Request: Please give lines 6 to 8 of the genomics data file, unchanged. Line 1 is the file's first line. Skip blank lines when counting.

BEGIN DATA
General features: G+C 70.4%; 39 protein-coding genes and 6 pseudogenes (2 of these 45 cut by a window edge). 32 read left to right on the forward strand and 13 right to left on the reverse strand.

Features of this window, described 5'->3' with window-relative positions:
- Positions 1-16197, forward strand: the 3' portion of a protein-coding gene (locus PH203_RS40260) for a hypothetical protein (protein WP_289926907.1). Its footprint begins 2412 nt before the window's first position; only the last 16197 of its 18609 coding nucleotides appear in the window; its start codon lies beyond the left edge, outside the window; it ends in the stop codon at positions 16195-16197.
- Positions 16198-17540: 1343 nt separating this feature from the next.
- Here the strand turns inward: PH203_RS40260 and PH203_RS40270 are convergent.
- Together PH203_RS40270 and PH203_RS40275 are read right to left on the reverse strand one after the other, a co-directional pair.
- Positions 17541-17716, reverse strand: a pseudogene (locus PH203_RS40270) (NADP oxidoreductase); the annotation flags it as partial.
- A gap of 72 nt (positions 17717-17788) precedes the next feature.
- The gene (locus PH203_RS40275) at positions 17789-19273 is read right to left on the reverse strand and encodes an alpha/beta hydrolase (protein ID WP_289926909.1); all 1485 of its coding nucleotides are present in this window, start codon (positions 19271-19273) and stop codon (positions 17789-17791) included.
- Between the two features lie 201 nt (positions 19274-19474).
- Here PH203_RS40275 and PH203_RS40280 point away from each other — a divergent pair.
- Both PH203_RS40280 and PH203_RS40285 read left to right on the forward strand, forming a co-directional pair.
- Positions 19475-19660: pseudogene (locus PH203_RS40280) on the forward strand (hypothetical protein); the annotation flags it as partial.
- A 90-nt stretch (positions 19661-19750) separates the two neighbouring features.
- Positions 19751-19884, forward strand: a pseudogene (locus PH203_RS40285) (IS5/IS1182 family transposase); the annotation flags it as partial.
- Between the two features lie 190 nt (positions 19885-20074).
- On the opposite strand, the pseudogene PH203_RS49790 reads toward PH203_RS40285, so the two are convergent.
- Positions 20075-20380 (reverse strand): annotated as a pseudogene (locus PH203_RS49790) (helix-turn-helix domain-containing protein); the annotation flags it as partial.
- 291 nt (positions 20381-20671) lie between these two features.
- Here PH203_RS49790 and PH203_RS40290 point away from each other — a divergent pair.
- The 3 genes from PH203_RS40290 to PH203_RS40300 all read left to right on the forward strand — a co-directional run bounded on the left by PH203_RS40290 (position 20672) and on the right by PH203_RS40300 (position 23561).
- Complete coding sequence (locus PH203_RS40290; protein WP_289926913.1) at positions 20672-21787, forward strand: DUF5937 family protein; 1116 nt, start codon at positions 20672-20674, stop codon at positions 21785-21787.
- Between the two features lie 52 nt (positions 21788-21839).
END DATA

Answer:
- Together PH203_RS40270 and PH203_RS40275 are read right to left on the reverse strand one after the other, a co-directional pair.
- Positions 17541-17716, reverse strand: a pseudogene (locus PH203_RS40270) (NADP oxidoreductase); the annotation flags it as partial.
- A gap of 72 nt (positions 17717-17788) precedes the next feature.